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A Passover Poem

November 24, 2016 23:06

I’ll tell you a tale - you may already know,
Of a biblical feat from a long time ago.

The characters are strong, the story snappy,
It may start sad – but hey, ends happy.

First we have Moses, of manly brawn,
Who at first turned up amid bulrush and thorn.

He thought he was Egyptian – but try as he might,
Just couldn’t help but feel he may be Semite.

He lived like a Prince – but soon enough fled.
And off to Mount Sinai he soon was led.

“Lead your people – offer your hand”
God said as he described the Promised land.

And so, again, back whence from where he came,
Moses sped with “freedom” in his heart to proclaim.

Then on, what happened requires time and focus,
To correctly recall flies, the boils, the locusts.

But at the end of it all, the Jews packed up their bags,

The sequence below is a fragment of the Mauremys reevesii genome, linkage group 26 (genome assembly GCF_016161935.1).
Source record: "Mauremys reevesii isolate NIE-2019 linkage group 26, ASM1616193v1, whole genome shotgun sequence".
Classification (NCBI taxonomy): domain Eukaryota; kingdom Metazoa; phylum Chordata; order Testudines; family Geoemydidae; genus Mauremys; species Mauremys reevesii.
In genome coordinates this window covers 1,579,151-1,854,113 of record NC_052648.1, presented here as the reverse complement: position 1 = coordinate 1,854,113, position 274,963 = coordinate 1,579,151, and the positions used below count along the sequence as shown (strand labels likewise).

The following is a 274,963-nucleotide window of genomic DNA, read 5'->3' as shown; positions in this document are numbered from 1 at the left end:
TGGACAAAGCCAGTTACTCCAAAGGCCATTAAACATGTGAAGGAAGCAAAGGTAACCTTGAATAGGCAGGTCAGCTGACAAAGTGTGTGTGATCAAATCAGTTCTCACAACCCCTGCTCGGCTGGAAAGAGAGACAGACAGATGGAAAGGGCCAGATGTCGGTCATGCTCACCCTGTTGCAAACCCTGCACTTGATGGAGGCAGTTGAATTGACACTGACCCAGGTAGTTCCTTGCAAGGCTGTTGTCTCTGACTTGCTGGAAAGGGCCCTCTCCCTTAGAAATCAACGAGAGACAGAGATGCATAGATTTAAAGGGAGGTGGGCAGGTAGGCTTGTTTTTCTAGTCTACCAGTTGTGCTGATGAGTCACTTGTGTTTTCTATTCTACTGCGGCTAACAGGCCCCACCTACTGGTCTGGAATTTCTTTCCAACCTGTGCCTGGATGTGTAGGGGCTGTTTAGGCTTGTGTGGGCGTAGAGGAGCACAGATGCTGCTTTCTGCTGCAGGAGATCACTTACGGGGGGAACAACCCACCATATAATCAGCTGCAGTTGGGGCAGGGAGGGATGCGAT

And fled armed with matzo in their carrier rags.

They travelled long, they travelled far
(What? You think they had a getaway car?)

And even-tually, not a moment too soon,
They found safe haven ‘neath a glistening moon.

Is-ra-el! They land they found came to be -
The land that brought us hummus and Ottolenghi.

So that is why, all these many years later,
You can’t pass on Passover – unless you’re a hater.

So say it loud and say it proud – and celebrate those Jews.
And please, don’t rhyme – I’m talking to you, Jewish News.

November 24, 2016 23:06

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